Without question, teacher quality is one of THE hot topics in education reform these days. Logically, we recognize that teachers are the ones primarily responsible for boosting student achievement in the classroom. Programs like the US Department of Education’s Teacher Incentive Fund have thus been designed to reward those teachers whose students demonstrate success. It is a simple equation, outcomes result in rewards.
But what about the inputs that result in that achievement? What do teachers need to know, be able to do, and experience before they ever become a teacher of record? Those are the sorts of questions that the American Association of Colleges for Teacher Education (AACTE) is trying to tackle with a new series of policy briefings it launched today, titled “Teacher Preparation: Who Needs It?”
In today’s episode, AACTE offered up The Clinical Preparation of Teachers: A Policy Brief, a document that provides some of the history, the research, and the vision for how to best address clinical preparation. Chief among the recommendations — all prospective teachers, regardless of their pathway, need at least 450 hours of clinical training (or a full semester).
Full disclosure, Eduflack has worked with the folks over at AACTE for years. Regardless, today’s briefing offered some interesting recommendations for the federal government, state government, and those preparing the next generation of teachers, including:
For the feds:
- Revise the “Highly Qualified Teacher” definition within the Elementary and Secondary Education Act (ESEA) to require that teachers must establish not only their content expertise, but their ability to teach it effectively, as measured by their actual performance in classrooms, following extended clinical experience;
- Invest in the development of a National Teacher Performance Assessment that would parallel the development and adoption of Common Core Standards;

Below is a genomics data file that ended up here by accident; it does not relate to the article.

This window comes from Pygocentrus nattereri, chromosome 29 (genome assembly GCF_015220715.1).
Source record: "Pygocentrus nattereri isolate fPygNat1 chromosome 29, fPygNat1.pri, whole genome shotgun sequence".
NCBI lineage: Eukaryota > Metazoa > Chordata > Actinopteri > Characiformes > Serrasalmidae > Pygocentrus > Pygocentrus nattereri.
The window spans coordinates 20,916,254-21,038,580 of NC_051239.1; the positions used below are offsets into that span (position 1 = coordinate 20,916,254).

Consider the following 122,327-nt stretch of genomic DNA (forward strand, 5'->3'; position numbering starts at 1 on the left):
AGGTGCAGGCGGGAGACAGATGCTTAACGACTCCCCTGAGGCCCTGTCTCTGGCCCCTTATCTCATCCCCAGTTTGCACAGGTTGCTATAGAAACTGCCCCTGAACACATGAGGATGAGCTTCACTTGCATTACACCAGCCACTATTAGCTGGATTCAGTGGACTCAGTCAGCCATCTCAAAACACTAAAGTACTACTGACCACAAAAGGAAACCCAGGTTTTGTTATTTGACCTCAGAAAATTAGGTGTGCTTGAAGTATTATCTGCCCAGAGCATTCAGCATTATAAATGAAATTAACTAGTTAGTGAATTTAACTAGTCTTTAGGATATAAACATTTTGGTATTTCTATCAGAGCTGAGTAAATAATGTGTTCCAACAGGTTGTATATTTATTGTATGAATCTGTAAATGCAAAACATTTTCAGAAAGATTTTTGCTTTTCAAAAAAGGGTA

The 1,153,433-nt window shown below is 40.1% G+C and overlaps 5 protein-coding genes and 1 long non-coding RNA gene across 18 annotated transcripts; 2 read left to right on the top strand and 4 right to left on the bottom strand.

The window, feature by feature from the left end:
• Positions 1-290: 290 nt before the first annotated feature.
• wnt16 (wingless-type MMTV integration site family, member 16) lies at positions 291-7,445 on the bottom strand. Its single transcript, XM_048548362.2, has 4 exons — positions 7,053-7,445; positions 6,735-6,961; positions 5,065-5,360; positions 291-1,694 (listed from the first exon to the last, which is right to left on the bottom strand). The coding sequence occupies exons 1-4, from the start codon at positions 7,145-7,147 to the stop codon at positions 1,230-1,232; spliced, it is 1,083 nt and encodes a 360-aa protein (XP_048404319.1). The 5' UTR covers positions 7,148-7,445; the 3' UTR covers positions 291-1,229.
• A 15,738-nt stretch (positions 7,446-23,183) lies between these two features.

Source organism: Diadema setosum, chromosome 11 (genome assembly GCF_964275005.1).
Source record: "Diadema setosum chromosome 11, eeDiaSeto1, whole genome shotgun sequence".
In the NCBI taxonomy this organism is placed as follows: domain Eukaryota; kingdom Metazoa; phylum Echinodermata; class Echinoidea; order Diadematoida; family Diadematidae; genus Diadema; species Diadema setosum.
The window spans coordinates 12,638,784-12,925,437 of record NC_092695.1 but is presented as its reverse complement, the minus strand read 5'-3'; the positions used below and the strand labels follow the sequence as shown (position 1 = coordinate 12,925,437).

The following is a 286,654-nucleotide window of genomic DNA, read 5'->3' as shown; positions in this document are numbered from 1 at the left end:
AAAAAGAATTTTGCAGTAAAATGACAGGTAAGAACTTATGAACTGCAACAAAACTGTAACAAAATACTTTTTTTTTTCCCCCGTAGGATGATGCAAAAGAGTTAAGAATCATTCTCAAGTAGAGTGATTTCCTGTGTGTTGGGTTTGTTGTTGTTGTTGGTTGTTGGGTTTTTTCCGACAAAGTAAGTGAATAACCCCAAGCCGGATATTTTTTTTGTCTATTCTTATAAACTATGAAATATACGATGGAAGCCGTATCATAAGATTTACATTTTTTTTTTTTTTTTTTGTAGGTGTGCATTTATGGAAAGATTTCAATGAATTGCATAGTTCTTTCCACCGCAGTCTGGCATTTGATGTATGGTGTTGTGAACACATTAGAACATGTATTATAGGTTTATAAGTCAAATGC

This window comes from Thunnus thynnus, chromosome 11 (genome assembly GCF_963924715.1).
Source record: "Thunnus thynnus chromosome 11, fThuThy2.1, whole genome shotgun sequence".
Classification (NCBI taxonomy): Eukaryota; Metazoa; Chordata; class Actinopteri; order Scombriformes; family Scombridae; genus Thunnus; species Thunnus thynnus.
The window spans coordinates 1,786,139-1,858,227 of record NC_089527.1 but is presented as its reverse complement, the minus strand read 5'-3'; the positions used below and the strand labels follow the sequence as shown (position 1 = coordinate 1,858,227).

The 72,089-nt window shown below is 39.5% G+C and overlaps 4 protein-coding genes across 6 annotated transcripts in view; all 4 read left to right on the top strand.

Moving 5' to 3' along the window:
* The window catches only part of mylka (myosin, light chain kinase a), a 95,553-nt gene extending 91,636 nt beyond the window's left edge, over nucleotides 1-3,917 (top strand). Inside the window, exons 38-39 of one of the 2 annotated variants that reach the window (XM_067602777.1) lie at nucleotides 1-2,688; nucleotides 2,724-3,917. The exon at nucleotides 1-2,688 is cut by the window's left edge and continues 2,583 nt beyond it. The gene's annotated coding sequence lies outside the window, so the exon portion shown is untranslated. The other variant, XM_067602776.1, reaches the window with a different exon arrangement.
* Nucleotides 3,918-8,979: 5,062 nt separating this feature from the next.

- Maintain the Teacher Quality Partnership Grants, with a specific clinical preparation focus, in the Higher Education Opportunity Act while increasing funding for the program;
- Require a minimum of 450 hours, or one semester, of clinical experience during pre-service teacher preparation;
- Ensure that all teacher preparation routes, regardless of pathway, include the same clinical preparation requirements;
- Require a high-quality teacher performance assessment of all teacher candidates;
- Collaborate to agree upon common clinical experience requirements;
- Offer incentives to schools that act as clinical settings for teacher candidates;
- Support the expansion or replication of successful teacher residency programs;
And for providers of teacher preparation:
- Ensure school districts and universities work jointly to design and supervise strong clinical practice collaborations;
- Provide all teacher candidates substantial and appropriate clinical preparation prior to becoming “teacher of record” in their own classrooms;
- Train clinical teachers and other teacher mentors to help and support novice teachers;
- Require all clinical teachers to have at least three years of teaching experience; and
- Assist our nation’s public schools and teacher preparation programs to jointly adopt standards for newly redesigned clinically based teacher preparation programs.
As part of the formal presentation, the crowd heard from U.S. Sen. Jack Reed (RI), who is quickly becoming THE Senate voice on education in general and professional development in particular. In his remarks, Senator Reed praised President Obama for adding funds to the Teacher Quality Partnership program as part of last year’s economic stimulus package, but took issue with Obama eliminating the program as part of his budget recommendations last month. Reed urged all those in attendance to reach out to their Senators and Congressmen to ask that TQP be restored, as the program is essential to ensuring our colleges and universities are working toward developing the high-quality, effectiv
e teachers our schools need so badly.
With a greater and greater focus on effective, results-based instruction, the issue of teacher preparation isn’t going to go away. Even as part of its Quality Counts study, Education Week recently highlighted those states that are leaders and laggards when it comes to the clinical experience. Content may be king these days, but pedagogy is quickly gaining stature.
203 thoughts on ““Teacher Preparation: Who Needs It?””
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